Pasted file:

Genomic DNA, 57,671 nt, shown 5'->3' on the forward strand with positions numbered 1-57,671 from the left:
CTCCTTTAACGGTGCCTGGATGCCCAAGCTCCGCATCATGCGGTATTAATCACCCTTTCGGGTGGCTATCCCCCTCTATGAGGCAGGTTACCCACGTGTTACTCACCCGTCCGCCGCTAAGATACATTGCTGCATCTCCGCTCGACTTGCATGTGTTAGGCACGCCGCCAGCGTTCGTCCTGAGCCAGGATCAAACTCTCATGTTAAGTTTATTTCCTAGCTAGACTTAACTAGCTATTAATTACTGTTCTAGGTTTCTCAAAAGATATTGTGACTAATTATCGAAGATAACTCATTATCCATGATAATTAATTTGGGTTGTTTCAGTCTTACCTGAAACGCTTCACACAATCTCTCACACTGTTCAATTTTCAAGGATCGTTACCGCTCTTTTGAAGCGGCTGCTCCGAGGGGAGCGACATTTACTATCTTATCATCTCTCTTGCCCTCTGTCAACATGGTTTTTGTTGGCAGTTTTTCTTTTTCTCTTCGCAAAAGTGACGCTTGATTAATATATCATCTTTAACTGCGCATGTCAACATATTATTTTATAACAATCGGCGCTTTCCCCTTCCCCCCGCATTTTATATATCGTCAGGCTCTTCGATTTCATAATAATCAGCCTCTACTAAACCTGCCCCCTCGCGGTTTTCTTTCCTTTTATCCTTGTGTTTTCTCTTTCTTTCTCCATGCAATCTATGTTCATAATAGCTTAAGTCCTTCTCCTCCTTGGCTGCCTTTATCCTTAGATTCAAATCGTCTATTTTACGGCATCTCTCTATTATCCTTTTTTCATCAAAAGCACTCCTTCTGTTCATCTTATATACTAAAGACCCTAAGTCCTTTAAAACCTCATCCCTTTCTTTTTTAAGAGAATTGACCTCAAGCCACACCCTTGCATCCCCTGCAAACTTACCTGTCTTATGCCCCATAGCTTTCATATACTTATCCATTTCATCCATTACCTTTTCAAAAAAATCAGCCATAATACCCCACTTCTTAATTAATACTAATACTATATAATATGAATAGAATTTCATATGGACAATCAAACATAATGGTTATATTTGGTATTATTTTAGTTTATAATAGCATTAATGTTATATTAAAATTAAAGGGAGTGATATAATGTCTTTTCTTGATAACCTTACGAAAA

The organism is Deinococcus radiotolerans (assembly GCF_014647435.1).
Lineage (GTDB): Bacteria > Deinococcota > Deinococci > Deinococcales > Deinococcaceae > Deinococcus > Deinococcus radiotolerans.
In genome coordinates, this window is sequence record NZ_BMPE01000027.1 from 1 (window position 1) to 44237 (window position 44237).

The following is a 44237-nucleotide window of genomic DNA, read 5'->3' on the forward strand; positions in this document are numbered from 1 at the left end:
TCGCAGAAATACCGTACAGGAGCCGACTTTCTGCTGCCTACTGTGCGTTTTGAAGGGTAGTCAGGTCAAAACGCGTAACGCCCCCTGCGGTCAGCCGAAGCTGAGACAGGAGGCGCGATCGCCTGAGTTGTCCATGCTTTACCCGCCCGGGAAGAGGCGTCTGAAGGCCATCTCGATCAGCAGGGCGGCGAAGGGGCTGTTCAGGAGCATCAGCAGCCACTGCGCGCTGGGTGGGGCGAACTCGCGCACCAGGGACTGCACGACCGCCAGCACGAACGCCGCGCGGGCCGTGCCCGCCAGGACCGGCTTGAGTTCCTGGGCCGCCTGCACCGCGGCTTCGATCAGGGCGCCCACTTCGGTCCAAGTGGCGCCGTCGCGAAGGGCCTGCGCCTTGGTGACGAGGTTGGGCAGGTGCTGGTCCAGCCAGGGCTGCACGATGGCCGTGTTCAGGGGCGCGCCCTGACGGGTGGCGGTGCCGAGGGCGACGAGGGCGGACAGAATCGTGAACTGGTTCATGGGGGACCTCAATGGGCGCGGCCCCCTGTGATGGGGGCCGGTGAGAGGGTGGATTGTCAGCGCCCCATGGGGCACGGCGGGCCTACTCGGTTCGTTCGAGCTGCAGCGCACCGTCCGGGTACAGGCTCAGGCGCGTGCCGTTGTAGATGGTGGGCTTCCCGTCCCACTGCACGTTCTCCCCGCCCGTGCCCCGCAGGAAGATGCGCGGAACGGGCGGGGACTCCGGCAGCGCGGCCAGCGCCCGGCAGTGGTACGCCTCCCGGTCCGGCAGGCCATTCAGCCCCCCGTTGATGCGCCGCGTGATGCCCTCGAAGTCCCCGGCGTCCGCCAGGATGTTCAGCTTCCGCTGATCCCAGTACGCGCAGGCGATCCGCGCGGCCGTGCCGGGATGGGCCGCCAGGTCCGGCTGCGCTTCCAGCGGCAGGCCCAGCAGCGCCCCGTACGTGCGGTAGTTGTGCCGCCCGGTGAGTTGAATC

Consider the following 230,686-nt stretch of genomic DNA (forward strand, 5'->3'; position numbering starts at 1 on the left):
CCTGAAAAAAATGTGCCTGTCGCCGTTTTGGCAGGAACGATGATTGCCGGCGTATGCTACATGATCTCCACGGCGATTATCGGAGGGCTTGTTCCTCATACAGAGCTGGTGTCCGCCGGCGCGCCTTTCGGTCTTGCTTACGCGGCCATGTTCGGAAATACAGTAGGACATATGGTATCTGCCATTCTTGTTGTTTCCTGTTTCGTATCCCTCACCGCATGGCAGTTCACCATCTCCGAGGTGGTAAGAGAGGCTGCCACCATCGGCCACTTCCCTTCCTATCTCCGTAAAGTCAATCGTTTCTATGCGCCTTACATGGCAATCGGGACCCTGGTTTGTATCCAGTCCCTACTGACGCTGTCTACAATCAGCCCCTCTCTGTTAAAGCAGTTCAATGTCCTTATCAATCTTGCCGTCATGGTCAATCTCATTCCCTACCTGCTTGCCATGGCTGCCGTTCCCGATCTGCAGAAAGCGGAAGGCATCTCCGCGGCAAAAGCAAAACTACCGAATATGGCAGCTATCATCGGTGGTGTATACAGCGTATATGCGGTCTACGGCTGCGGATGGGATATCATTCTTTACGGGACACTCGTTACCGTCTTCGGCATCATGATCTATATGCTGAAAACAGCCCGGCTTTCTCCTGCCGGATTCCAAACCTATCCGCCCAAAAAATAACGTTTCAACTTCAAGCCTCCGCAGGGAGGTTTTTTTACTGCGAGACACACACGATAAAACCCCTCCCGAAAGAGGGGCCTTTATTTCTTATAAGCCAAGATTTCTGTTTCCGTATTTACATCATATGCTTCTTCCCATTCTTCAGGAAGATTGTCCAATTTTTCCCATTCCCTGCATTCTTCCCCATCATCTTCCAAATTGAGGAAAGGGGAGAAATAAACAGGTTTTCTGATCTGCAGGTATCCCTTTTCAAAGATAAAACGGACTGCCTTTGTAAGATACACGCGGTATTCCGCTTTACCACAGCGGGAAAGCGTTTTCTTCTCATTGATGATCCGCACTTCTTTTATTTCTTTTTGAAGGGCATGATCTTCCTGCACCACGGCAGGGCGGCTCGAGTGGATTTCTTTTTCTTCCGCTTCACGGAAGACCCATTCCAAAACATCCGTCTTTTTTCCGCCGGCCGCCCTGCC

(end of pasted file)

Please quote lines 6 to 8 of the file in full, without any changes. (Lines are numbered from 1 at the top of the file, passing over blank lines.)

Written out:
The following is a 44237-nucleotide window of genomic DNA, read 5'->3' on the forward strand; positions in this document are numbered from 1 at the left end:
TCGCAGAAATACCGTACAGGAGCCGACTTTCTGCTGCCTACTGTGCGTTTTGAAGGGTAGTCAGGTCAAAACGCGTAACGCCCCCTGCGGTCAGCCGAAGCTGAGACAGGAGGCGCGATCGCCTGAGTTGTCCATGCTTTACCCGCCCGGGAAGAGGCGTCTGAAGGCCATCTCGATCAGCAGGGCGGCGAAGGGGCTGTTCAGGAGCATCAGCAGCCACTGCGCGCTGGGTGGGGCGAACTCGCGCACCAGGGACTGCACGACCGCCAGCACGAACGCCGCGCGGGCCGTGCCCGCCAGGACCGGCTTGAGTTCCTGGGCCGCCTGCACCGCGGCTTCGATCAGGGCGCCCACTTCGGTCCAAGTGGCGCCGTCGCGAAGGGCCTGCGCCTTGGTGACGAGGTTGGGCAGGTGCTGGTCCAGCCAGGGCTGCACGATGGCCGTGTTCAGGGGCGCGCCCTGACGGGTGGCGGTGCCGAGGGCGACGAGGGCGGACAGAATCGTGAACTGGTTCATGGGGGACCTCAATGGGCGCGGCCCCCTGTGATGGGGGCCGGTGAGAGGGTGGATTGTCAGCGCCCCATGGGGCACGGCGGGCCTACTCGGTTCGTTCGAGCTGCAGCGCACCGTCCGGGTACAGGCTCAGGCGCGTGCCGTTGTAGATGGTGGGCTTCCCGTCCCACTGCACGTTCTCCCCGCCCGTGCCCCGCAGGAAGATGCGCGGAACGGGCGGGGACTCCGGCAGCGCGGCCAGCGCCCGGCAGTGGTACGCCTCCCGGTCCGGCAGGCCATTCAGCCCCCCGTTGATGCGCCGCGTGATGCCCTCGAAGTCCCCGGCGTCCGCCAGGATGTTCAGCTTCCGCTGATCCCAGTACGCGCAGGCGATCCGCGCGGCCGTGCCGGGATGGGCCGCCAGGTCCGGCTGCGCTTCCAGCGGCAGGCCCAGCAGCGCCCCGTACGTGCGGTAGTTGTGCCGCCCGGTGAGTTGAATC

Consider the following 230,686-nt stretch of genomic DNA (forward strand, 5'->3'; position numbering starts at 1 on the left):